# Error-constant estimation under the maximum norm for linear Lagrange interpolation – Journal of Inequalities and Applications

#### ByShirley Mae Galindo, Koichiro Ike and Xuefeng Liu

Aug 13, 2022

In the previous section, we obtained explicit bounds for the interpolation constant for triangles of general shape. Basically, such bounds from theoretical analysis only provide a raw bound for the objective constant. In this section, we propose a numerical algorithm to obtain the optimal estimation of the constant (C^{L}(K)) for specific triangles.

Let us define the space (V^{L}(K):= {u in H^{2}(K) mid u(p_{i}) = 0 (i = 1,2,3) }). Let (mathcal{T}^{h}) be a triangulation of the domain K and define the space

begin{aligned} V^{{F M}}_{h}(K):={}& biggl{ v mid v vert _{K_{h}} in P_{2}(K_{h}), forall {K_{h}} in mathcal{T}^{h}; v(p_{i}) = 0 (i = 1,2,3); v mbox{ is continuous} \ &mbox{at the nodes; } { int _{e} biggl(frac{partial v}{partial overrightarrow{n}} bigg|_{K_{h}} – frac{partial v}{partial overrightarrow{n}} bigg|_{K_{h}’} biggr) ,mathrm{d}s = 0 mbox{ for each } e = K_{h} cap K_{h’} } biggr} . end{aligned}

For (u_{h}, v_{h} in V^{{F M}}_{h}(K)), define the discretized (H^{2})-inner product and seminorm by

begin{aligned} langle u_{h}, v_{h} rangle _{h}:= sum _{{K_{h}} in mathcal{T}^{h}} int _{{K_{h}}} D^{2}{u_{h}|_{K_{h}}} cdot D^{2} {v_{h}|_{K_{h}}} ,mathrm{d} {K_{h}},quad lvert u_{h} rvert _{2,K}:= sqrt{ langle u_{h}, u_{h} rangle _{h}} . end{aligned}

Let us define the two quantities over the triangle K:

begin{aligned} lambda (K):= inf_{u in V^{L}(K)} frac{ lvert u rvert _{2,K}^{2}}{ lVert u rVert _{infty,K}^{2}},qquad lambda _{h}(K):= min_{u_{h} in V_{h}^{{F M}}(K)} frac{ lvert u_{h} rvert _{2,K}^{2}}{ lVert u_{h} rVert _{infty,K}^{2}}. end{aligned}

(8)

Note that (C^{L}(K) = sqrt{lambda (K)}^{-1}) holds. In Theorem 3.1, we describe the algorithm to bound λ by using (lambda _{h}).

Given (u in H^{2}(K)), the Fujino–Morley interpolation (Pi ^{{F M}}_{h} u) is a function satisfying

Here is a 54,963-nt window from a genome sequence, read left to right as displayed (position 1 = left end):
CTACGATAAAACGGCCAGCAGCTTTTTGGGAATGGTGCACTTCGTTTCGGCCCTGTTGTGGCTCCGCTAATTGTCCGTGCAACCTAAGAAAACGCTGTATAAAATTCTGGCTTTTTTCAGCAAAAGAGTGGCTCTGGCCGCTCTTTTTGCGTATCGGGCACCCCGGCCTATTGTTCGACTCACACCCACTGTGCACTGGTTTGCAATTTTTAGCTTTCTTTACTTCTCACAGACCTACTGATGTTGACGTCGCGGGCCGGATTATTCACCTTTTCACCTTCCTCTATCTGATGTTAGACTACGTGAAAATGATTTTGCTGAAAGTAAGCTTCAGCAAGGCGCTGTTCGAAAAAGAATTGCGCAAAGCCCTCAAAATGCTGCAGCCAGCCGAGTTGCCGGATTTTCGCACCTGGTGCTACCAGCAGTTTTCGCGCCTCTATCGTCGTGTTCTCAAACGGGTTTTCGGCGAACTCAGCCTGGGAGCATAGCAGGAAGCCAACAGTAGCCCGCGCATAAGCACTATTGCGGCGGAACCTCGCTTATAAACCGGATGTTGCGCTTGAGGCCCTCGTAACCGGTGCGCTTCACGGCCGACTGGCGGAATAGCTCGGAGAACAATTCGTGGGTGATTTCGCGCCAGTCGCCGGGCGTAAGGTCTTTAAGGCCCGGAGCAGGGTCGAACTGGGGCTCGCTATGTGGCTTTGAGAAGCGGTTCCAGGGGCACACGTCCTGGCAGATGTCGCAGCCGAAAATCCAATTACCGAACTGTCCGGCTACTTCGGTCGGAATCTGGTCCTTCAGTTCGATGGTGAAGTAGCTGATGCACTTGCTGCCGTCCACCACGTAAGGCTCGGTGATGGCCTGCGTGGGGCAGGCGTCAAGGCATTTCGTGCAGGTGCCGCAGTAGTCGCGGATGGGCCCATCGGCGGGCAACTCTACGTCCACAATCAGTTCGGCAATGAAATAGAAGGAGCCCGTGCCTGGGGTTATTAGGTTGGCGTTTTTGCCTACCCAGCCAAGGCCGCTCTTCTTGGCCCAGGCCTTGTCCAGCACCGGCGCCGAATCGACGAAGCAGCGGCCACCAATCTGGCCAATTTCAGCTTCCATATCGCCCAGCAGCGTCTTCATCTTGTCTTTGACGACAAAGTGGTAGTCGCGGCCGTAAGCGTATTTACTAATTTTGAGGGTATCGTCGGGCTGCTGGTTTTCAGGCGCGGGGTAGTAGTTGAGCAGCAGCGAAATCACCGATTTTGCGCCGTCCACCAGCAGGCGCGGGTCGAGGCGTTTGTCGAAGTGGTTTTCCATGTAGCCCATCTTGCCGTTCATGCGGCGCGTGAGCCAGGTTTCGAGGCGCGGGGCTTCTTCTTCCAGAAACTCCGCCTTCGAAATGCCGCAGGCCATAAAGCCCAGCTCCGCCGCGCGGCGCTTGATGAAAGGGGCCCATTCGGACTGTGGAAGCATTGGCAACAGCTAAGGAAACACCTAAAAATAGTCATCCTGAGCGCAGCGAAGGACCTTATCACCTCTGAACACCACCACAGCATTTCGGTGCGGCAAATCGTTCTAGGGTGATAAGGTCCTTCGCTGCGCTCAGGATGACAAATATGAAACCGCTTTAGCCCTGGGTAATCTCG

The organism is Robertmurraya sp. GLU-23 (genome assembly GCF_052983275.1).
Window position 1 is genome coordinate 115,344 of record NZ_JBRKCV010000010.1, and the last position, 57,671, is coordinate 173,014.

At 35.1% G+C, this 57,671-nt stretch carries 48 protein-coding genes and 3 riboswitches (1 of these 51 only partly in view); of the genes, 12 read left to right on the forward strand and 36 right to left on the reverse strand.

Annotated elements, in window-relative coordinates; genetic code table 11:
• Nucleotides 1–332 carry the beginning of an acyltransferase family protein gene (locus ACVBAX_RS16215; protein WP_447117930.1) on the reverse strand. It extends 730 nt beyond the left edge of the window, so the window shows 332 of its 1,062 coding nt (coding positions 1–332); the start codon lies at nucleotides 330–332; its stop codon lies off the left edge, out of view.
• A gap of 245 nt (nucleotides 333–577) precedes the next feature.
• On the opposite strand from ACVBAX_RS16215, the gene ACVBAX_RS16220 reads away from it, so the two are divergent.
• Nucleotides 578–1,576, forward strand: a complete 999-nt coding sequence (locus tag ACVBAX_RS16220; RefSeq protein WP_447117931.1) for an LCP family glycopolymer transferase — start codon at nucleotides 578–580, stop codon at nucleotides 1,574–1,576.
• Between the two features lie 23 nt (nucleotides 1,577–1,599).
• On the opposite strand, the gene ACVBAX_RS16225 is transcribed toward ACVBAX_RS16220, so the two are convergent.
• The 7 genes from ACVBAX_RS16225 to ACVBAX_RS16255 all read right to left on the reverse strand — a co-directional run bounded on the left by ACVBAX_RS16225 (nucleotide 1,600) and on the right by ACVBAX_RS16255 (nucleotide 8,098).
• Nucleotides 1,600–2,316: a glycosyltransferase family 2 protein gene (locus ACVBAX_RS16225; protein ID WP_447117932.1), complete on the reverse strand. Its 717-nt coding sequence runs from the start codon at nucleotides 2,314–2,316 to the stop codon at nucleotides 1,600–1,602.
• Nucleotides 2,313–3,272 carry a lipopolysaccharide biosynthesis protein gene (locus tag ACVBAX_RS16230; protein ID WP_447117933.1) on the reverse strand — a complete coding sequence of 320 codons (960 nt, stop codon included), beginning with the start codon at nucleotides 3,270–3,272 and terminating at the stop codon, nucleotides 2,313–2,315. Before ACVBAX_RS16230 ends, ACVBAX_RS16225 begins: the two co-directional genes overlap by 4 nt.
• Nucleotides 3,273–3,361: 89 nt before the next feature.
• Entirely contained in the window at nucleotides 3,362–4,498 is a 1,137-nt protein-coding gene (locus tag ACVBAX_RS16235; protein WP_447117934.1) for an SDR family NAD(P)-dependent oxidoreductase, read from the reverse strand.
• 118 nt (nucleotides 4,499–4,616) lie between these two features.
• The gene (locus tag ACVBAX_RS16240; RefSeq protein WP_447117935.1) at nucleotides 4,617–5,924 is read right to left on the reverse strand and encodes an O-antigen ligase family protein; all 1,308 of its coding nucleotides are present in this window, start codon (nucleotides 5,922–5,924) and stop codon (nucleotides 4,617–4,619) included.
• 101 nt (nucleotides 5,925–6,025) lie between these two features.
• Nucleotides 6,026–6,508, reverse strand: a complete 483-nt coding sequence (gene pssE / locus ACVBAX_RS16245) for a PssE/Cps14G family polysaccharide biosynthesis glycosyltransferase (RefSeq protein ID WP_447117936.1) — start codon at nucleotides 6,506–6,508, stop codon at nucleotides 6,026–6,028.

begin{aligned} Pi ^{{F M}}_{h} u in V^{{F M}}_{h}(K);qquad Pi ^{{F M}}_{h} u |_{{K_{h}}} in P_{2}(K_{h}),quad forall {K_{h}} in mathcal{T}^{h}, end{aligned}

and at the vertices (p_{i}) and edges (e_{i}) of K,

begin{aligned} bigl(u – Pi ^{{F M}}_{h} ubigr) (p_{i}) = 0,qquad int _{e_{i}} frac{partial}{partial n}bigl(u – Pi ^{{F M}}_{h} ubigr) ,mathrm{d}s = 0quad (i = 1,2,3). end{aligned}

The Fujino–Morley interpolation has the property that (see, e.g., [4, 5])

begin{aligned} bigllangle u – Pi ^{{F M}}_{h} u, v_{h} bigrrangle _{h} = 0, quadforall v_{h} in V^{{F M}}_{h}(K). end{aligned}

(9)

Let (V(h):= {u + u_{h} mid u in V^{L}(K), u_{h} in V^{ {F M}}_{h}(K) }). Thus, it is easy to see that the Fujino–Morley interpolation is just the projection (P_{h}: V(h)to V^{{F M}}_{h}(K)) with respect to the inner product (langle cdot, cdot rangle _{h}).

Below, let us introduce the theorem that provides an explicit lower bound of λ. Such a result is inspired by the idea of [17] for the lower bounds of eigenvalue problems.

Let (C_{h}^{{F M}}) be a quantity that makes the following inequality hold.

begin{aligned} bigllVert u – Pi ^{{scriptsize F M}}_{h} u bigrrVert _{ infty,K} le C^{{F M}}_{h} bigllvert u – Pi ^{{scriptsize F M}}_{h} u bigrrvert _{2,K},quad forall u in V^{L}(K). end{aligned}

(10)

The existence of (C_{h}^{{F M}}) is confirmed by the argument in Sect. 3.1.

### Theorem 3.1

With the quantity (C_{h}^{{F M}}), we have a lower bound of (lambda (K)) as follows:

begin{aligned} lambda (K) ge frac{lambda _{h}}{1+(C_{h}^{{F M}})^{2}lambda _{h}} . end{aligned}

(11)

### Proof

For any (u in V^{L}(K)), noting that (lvert Pi ^{{scriptsize F M}}_{h} u rvert _{2,K} ge sqrt{lambda _{h}} lVert Pi ^{{scriptsize F M}}_{h} u rVert _{infty,K}) and applying the inequality (10), we have

begin{aligned} lVert u rVert _{infty,K}& = bigllVert Pi _{h}^{{ scriptsize F M}}u + u-Pi _{h}^{{scriptsize F M}}u bigrrVert _{ infty,K} \ & le bigllVert Pi _{h}^{{scriptsize F M}}u bigrrVert _{ infty,K} + bigllVert u-Pi _{h}^{{scriptsize F M}}u bigrrVert _{infty,K} \ & le frac{ lvert Pi _{h}^{{scriptsize F M}}u rvert _{2,K}}{sqrt{lambda _{h}}} + C_{h}^{{F M}} bigllvert u-Pi _{h}^{{scriptsize F M}}u bigrrvert _{2,K} \ & le sqrt{frac{1}{lambda _{h}} + bigl(C_{h}^{{F M}} bigr)^{2}} sqrt{ bigllvert Pi _{h}^{{scriptsize F M}}u bigrrvert ^{2}_{2,K} + bigllvert u-Pi _{h}^{{scriptsize F M}}u bigrrvert ^{2}_{2,K}} . end{aligned}

From the orthogonality in (9), we have